NEW YORK (Reuters) – Citigroup Inc’s <C.N> appointment of Jane Fraser as its next chief executive on Thursday was celebrated on Wall Street as the first woman to lead one of the top U.S. banks. Yet this is a glass ceiling that corporate America shattered decades ago.
It was 1972 when the Washington Post, then a Fortune 500 company, named Katherine Graham as its CEO. While progress for female leaders has been slow, 36 of the Fortune 500 companies are now run by women, including automaker General Motors Co <GM.N>, chocolate maker Hershey Co <HSY.N> and Northrop Grumman Corp <NOC.N>, according to corporate governance services firm BoardEx.
But the male-dominated financial services industry has fared poorly. Even beyond the major banks, only four of the 200 largest public U.S. financial services companies – Synchrony Financial <SYF.N>, Franklin Resources Inc <BEN.N>, Nasdaq Inc <NDAQ.O> and CIT Group Inc <CIT.N> – have female CEOs, according to BoardEx.
Women are also underrepresented in CEO roles at financial firms when smaller companies are included. Of the 551 financial companies in the Russell 3000 index, 19, or 3.4%, are led by a woman, compared to 5.4% when counting all Russell 3000 companies, according to The Conference Board, a non-profit representing corporations, and Esgauge, a data-mining firm.
The only sector with a lower representation of women as CEOs is real estate, where there are five female chief executives out of 196 companies, according to The Conference Board and Esgauge.
“These are really positions that women have not pursued because of the work-life balance. We have seen years and years of struggle for women who have to choose,” said Charlotte Laurent-Ottomane, executive director of the Thirty Percent Coalition, which encourages diversity in corporate boardrooms.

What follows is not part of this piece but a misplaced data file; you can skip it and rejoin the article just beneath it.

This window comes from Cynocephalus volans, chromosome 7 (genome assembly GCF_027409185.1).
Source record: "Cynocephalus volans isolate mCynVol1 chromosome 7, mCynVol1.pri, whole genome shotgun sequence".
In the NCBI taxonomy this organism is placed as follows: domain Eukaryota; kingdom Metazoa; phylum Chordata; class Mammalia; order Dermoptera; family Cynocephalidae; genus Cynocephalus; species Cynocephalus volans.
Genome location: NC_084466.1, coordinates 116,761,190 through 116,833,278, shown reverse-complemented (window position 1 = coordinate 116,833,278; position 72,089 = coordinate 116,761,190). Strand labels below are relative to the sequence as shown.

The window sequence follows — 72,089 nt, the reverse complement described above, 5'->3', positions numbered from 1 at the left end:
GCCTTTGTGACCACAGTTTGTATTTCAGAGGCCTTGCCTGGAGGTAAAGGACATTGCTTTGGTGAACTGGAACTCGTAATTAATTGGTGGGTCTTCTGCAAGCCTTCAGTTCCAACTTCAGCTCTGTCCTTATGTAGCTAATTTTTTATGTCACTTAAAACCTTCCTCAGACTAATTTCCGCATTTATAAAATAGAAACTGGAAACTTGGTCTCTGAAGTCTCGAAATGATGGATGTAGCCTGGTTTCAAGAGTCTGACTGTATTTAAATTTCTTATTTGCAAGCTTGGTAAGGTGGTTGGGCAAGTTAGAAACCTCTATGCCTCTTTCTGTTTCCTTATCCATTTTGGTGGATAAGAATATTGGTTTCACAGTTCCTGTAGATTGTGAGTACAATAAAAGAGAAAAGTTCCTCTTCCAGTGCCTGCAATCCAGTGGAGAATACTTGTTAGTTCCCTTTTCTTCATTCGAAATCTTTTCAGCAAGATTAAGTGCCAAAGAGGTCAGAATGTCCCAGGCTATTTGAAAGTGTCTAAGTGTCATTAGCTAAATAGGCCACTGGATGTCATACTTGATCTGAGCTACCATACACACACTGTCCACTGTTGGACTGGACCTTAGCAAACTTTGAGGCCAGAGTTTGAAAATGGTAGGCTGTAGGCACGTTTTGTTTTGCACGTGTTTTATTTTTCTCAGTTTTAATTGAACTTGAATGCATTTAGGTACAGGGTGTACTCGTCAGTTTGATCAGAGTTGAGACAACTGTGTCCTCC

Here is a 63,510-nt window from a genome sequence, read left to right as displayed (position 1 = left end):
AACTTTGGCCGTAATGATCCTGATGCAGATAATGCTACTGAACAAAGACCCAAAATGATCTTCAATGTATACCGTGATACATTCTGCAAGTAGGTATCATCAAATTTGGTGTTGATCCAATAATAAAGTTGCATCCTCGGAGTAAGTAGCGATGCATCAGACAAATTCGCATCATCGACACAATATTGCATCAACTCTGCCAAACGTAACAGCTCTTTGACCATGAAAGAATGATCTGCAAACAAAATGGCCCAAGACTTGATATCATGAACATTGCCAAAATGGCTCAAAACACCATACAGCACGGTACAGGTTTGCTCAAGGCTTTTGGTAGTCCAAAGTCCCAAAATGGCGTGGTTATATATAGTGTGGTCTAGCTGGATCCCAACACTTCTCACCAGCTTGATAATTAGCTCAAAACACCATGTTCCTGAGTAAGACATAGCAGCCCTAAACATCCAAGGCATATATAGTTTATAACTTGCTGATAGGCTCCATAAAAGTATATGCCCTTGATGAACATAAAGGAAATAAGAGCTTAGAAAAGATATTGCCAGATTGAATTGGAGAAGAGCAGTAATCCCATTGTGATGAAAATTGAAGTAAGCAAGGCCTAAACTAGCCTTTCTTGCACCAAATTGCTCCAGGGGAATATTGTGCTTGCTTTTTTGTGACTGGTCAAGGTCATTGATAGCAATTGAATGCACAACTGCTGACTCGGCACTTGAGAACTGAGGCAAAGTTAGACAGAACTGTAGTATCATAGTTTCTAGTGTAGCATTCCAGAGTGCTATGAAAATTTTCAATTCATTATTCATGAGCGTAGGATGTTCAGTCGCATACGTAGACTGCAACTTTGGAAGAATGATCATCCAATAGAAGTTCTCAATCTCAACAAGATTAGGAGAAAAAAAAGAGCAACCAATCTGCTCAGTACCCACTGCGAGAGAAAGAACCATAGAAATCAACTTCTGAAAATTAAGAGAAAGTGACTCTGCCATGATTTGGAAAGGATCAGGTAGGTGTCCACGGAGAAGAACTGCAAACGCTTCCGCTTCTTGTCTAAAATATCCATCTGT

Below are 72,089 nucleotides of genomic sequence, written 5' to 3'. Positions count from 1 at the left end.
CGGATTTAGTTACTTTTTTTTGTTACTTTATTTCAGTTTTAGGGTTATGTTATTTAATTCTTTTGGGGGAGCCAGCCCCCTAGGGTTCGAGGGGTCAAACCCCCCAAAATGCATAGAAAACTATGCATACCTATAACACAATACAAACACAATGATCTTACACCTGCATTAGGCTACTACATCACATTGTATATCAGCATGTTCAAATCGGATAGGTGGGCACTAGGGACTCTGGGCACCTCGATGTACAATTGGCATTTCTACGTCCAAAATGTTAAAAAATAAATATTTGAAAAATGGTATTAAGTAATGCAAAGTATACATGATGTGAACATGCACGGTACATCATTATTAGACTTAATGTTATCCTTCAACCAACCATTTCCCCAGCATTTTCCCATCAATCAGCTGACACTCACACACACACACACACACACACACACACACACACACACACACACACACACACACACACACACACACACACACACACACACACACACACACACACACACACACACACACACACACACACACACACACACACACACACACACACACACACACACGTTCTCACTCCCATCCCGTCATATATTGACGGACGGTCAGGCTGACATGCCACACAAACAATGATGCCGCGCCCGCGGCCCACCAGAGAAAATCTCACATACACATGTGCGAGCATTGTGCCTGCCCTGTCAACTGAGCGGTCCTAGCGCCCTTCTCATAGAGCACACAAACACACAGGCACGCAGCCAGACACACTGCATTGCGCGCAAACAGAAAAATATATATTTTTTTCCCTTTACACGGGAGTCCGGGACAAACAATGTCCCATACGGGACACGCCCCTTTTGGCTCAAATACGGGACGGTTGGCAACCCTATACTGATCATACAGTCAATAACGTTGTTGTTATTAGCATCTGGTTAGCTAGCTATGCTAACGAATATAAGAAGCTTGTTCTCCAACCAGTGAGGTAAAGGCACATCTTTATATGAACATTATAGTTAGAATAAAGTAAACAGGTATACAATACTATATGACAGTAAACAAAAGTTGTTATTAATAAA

CEO candidates typically come from roles in finance, operations or running a business line, where there are few women leaders, according to a study from accounting and consulting firm Deloitte.
Women have higher representation in roles that historically have not been heavily recruited for the top job, such as in legal or human resources departments, according to the study.
Fraser, 53, has been a rising star in the financial industry, with a career that spans investment banking, wealth management, troubled mortgage workouts and strategy in Latin America – a key business for Citigroup. She was being groomed for the top job after she was elevated to Citigroup president last year.
Among the Citigroup board directors who tapped Fraser as CEO, eight of 17 are women, compared to about a quarter at most other U.S. banks.
(Reporting by Jessica DiNapoli in New York; Editing by Nick Zieminski and Leslie Adler)